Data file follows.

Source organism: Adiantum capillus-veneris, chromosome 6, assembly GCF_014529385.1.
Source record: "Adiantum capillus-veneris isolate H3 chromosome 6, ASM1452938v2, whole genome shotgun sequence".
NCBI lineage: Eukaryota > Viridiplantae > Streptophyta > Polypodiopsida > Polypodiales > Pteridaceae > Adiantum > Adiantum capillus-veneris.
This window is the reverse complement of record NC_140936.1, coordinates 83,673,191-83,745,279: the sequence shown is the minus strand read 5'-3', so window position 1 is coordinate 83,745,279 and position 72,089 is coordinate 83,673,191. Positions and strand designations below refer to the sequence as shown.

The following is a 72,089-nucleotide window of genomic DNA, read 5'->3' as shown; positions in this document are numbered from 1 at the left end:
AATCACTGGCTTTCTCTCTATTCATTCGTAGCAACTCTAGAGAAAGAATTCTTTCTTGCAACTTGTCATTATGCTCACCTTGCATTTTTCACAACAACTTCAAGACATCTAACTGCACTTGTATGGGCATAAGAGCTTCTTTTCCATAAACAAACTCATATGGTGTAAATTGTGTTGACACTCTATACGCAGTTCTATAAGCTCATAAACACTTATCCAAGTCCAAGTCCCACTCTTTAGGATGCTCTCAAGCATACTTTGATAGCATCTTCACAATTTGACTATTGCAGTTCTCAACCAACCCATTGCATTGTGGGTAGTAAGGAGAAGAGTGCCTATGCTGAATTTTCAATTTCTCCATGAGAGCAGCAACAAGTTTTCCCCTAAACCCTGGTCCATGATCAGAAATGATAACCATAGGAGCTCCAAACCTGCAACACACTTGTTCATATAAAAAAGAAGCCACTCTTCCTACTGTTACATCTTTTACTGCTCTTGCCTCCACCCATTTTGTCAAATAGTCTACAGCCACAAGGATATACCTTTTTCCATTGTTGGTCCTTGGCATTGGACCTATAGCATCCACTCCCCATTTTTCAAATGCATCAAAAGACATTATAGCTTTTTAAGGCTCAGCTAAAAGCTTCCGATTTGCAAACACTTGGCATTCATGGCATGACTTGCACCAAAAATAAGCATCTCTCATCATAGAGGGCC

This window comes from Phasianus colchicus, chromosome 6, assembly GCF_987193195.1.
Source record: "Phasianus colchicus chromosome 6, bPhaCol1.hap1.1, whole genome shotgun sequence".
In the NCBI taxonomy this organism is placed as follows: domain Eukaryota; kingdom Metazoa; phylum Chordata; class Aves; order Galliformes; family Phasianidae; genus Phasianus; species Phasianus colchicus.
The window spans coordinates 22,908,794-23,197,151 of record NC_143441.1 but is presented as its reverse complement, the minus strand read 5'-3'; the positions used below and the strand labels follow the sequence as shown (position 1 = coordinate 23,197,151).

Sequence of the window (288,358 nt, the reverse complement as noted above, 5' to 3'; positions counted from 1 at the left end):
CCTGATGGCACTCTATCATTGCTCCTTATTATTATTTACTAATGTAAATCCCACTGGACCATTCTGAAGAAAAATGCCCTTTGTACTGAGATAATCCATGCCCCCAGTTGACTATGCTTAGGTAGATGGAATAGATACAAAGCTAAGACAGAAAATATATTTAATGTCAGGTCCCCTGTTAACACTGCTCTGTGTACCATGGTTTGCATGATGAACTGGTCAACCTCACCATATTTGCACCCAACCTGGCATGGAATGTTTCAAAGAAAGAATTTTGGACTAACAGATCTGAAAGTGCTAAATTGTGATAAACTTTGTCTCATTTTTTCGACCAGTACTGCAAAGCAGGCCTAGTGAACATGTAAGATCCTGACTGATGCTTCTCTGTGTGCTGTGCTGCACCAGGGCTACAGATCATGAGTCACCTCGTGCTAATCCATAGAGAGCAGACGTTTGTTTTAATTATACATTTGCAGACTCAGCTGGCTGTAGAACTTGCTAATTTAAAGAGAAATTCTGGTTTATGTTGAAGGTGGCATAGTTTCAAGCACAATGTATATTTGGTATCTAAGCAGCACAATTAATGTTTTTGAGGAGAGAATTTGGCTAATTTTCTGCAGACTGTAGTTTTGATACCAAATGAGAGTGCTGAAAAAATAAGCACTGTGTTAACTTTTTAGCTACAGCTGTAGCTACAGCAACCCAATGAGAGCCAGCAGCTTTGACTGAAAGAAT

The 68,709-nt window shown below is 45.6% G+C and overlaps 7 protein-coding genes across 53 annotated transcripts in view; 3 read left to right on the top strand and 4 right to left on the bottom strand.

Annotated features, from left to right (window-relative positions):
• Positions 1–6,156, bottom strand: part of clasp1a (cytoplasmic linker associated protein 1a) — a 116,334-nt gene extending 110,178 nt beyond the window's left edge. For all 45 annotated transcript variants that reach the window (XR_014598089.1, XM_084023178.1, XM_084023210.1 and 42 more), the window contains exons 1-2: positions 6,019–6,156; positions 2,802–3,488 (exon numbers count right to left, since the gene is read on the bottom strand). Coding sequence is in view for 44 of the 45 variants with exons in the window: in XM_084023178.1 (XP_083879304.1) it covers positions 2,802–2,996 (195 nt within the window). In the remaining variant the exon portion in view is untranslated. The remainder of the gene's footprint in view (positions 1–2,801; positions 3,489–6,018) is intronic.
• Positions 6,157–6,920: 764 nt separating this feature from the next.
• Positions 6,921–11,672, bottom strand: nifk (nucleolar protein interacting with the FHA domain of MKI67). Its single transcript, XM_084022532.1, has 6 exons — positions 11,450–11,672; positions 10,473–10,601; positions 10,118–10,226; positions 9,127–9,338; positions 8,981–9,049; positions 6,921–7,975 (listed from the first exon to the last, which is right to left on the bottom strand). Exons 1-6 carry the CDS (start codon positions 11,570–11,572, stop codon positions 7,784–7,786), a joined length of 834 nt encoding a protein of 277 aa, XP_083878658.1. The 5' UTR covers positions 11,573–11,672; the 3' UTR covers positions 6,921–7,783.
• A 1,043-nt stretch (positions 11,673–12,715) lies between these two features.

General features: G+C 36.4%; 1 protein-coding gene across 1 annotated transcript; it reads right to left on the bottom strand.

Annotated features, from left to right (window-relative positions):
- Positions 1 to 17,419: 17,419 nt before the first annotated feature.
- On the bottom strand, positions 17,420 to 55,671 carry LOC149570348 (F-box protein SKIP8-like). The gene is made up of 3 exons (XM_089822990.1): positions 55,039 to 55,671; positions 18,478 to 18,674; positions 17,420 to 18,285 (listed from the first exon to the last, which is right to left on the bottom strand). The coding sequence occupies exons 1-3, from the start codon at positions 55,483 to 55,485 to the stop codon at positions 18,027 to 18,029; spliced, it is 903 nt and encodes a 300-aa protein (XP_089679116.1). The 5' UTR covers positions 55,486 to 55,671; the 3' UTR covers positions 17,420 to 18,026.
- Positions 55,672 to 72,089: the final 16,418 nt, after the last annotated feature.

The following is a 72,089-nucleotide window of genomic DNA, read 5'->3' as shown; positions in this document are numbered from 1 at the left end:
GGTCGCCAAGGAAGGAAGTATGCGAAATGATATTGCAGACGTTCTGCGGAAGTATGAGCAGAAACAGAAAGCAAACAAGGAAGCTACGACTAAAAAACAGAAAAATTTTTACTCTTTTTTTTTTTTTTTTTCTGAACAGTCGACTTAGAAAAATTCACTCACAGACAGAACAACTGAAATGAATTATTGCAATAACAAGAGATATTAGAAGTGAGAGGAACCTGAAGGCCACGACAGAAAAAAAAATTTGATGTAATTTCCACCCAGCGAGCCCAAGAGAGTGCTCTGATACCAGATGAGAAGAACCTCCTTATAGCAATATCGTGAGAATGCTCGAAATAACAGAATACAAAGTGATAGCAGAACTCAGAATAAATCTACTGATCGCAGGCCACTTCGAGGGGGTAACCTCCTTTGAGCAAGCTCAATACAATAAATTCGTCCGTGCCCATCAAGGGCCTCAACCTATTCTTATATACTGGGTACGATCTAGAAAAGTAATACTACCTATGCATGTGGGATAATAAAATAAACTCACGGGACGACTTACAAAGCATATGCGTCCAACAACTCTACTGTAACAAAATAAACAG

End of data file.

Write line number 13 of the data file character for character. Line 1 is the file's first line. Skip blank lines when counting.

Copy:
The 68,709-nt window shown below is 45.6% G+C and overlaps 7 protein-coding genes across 53 annotated transcripts in view; 3 read left to right on the top strand and 4 right to left on the bottom strand.